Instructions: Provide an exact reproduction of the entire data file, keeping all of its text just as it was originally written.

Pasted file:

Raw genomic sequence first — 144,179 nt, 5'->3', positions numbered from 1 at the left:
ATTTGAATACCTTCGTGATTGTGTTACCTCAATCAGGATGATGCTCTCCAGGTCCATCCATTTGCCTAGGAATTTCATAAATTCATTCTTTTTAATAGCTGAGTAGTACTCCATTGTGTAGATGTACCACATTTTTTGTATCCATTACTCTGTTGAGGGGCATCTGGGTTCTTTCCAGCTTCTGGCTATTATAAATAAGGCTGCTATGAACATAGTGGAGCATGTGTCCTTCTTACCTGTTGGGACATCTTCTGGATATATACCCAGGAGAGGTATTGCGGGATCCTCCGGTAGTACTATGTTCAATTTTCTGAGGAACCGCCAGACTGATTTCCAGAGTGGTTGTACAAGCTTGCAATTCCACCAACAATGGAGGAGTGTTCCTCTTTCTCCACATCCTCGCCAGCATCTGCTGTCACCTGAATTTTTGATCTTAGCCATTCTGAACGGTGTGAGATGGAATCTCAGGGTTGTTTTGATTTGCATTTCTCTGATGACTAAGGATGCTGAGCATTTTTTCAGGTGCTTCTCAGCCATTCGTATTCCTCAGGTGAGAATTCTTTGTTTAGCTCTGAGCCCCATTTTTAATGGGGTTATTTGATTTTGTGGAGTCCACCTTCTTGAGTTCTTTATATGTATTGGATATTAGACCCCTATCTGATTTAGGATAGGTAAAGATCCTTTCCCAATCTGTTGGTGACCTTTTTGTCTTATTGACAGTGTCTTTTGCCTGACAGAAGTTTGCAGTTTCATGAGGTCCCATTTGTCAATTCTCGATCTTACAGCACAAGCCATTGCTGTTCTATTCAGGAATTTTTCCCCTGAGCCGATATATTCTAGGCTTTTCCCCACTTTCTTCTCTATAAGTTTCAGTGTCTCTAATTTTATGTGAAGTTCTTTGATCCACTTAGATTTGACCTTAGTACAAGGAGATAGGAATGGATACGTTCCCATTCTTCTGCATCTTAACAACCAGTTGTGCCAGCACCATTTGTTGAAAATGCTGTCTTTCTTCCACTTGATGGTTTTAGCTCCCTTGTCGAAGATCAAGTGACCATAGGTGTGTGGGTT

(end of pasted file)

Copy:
Raw genomic sequence first — 144,179 nt, 5'->3', positions numbered from 1 at the left:
ATTTGAATACCTTCGTGATTGTGTTACCTCAATCAGGATGATGCTCTCCAGGTCCATCCATTTGCCTAGGAATTTCATAAATTCATTCTTTTTAATAGCTGAGTAGTACTCCATTGTGTAGATGTACCACATTTTTTGTATCCATTACTCTGTTGAGGGGCATCTGGGTTCTTTCCAGCTTCTGGCTATTATAAATAAGGCTGCTATGAACATAGTGGAGCATGTGTCCTTCTTACCTGTTGGGACATCTTCTGGATATATACCCAGGAGAGGTATTGCGGGATCCTCCGGTAGTACTATGTTCAATTTTCTGAGGAACCGCCAGACTGATTTCCAGAGTGGTTGTACAAGCTTGCAATTCCACCAACAATGGAGGAGTGTTCCTCTTTCTCCACATCCTCGCCAGCATCTGCTGTCACCTGAATTTTTGATCTTAGCCATTCTGAACGGTGTGAGATGGAATCTCAGGGTTGTTTTGATTTGCATTTCTCTGATGACTAAGGATGCTGAGCATTTTTTCAGGTGCTTCTCAGCCATTCGTATTCCTCAGGTGAGAATTCTTTGTTTAGCTCTGAGCCCCATTTTTAATGGGGTTATTTGATTTTGTGGAGTCCACCTTCTTGAGTTCTTTATATGTATTGGATATTAGACCCCTATCTGATTTAGGATAGGTAAAGATCCTTTCCCAATCTGTTGGTGACCTTTTTGTCTTATTGACAGTGTCTTTTGCCTGACAGAAGTTTGCAGTTTCATGAGGTCCCATTTGTCAATTCTCGATCTTACAGCACAAGCCATTGCTGTTCTATTCAGGAATTTTTCCCCTGAGCCGATATATTCTAGGCTTTTCCCCACTTTCTTCTCTATAAGTTTCAGTGTCTCTAATTTTATGTGAAGTTCTTTGATCCACTTAGATTTGACCTTAGTACAAGGAGATAGGAATGGATACGTTCCCATTCTTCTGCATCTTAACAACCAGTTGTGCCAGCACCATTTGTTGAAAATGCTGTCTTTCTTCCACTTGATGGTTTTAGCTCCCTTGTCGAAGATCAAGTGACCATAGGTGTGTGGGTT